7So I prophesied as I was commanded. And as I was prophesying, there was a noise, a rattling sound, and the bones came together, bone to bone.
Ezekiel 37:7 NIV
If you are like me, you wake up every Sunday morning expecting something to happen.
I do not wake up in the morning with low expectations.
I wake up believing that something is going to happen. I expect for God to move. I anticipate a brighter tomorrow. I believe the impossible!
However, many of us live our lives not expecting God to show up. We live lives not expecting God to bless us beyond measure.
One of my relatives recently told me that she is tired of hanging around folk who live lives of low expectation. Tired of folk who are always complaining about this, always complaining about that. Tired of folk who are pessimistic versus optimistic.
I don’t know about you, but God has been too good to me. He has blessed me when I didn’t deserve it. And God keeps reminding me that as long as I am living that I should expect great things will continue to happen in my life.
In the Book of Ezekiel, the prophet, like many of us, needed to know that God has the power to make something happen — even make dry bones live again!
Yes, we learn that the Lord placed Ezekiel not in a beautiful and thriving place. But rather God placed Ezekiel in the valley of dry bones.
I’m sure the valley was not on Ezekiel’s itinerary. It was not on his top five places to visit. The valley was not a popular spot to hangout.
Just the opposite.
This valley was a place of death and destruction. This valley was a reminder of Israel’s loss to the Babylonians. This valley was a reminder of what Israel used to be.
This valley was a reminder of Israel’s past. This valley was a reminder of what once was.
Nevertheless, what I love about this Chapter 37 is that the Lord does not ask Ezekiel “can” He place Ezekiel in the valley of dry bones, but rather the Lord just does it without seeking Ezekiel’s approval.
The first lesson that you and I must understand is that God does not need our approval before He makes a move. We want God to talk it over with us before He opens the door.
But God does not have to ask for our permission...God can just do it. God does not have to receive our nod of approval…God can just move. God does not have to wait on us before He proceeds…God can exercise His sovereign prerogative!
I’m sure Ezekiel wishes that he could avoid life’s valley. I’m sure he wishes that this moment could pass from him.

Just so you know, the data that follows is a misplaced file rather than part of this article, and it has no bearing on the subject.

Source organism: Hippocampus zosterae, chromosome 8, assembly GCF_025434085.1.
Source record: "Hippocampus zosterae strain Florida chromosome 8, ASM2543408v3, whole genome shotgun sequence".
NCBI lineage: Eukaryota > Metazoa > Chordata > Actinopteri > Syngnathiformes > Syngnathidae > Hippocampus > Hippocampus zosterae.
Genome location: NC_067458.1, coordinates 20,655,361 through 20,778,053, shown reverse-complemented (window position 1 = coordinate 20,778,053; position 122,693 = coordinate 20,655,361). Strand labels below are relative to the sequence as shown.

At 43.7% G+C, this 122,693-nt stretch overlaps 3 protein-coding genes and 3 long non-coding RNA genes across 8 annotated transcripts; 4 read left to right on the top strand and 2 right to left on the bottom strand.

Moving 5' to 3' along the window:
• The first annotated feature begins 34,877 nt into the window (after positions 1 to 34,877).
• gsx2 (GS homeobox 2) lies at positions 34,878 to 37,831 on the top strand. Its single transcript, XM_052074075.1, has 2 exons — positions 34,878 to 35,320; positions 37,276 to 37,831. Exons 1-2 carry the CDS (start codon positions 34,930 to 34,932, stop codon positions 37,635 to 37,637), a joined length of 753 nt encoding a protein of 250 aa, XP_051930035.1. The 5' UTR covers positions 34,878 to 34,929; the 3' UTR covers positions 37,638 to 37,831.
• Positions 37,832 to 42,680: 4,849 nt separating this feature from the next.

Nonetheless, Ezekiel had to endure it. Ezekiel had to learn that in order to fix his circumstance, he first had to face it.
So many of us want God to move in our lives, but we are pleading with God to spare us the dry bones in our lives.
Yes, we want to have mountain-top experiences in our lives, but we don’t want to go through the valley. We want the victory, but not the struggle. We want the crown, but not the cross.
We want the joy, but not the pain. We want the praise, but not the complaints. We want the applause, but not the boos.
We want the recognition, but not the hatred. We want the celebration, but not the contempt. We want the glory, but not the crucifixion!
But God reminds in Ezekiel that if we want something to happen in our lives, then we must first face it before we can fix it.
The final lesson we learn in Ezekiel 37 is that in order for something to happen in our lives we must catch God’s vision.
Ezekiel, like many of us, was focusing on the “dryness” of the bones, versus what God could do with the bones. He was focused on the current state of things, not God’s possibilities.
But just when it seems like all hope was lost for Ezekiel, that’s when God steps in and asks Ezekiel a profound question: “O Mortal, can these bones live?”
Yes, God is not concentered about the history of these bones or whose bones they are, but rather can these bones live?
God’s question is really a call to action—Yes, these bones can live!
Beloved, God has great plans for your future. But you must believe and begin to take action knowing that your “dry bones” can live again!
As always, keep the faith!
The opinions expressed in this commentary are his. View more opinions on phillytrib.com.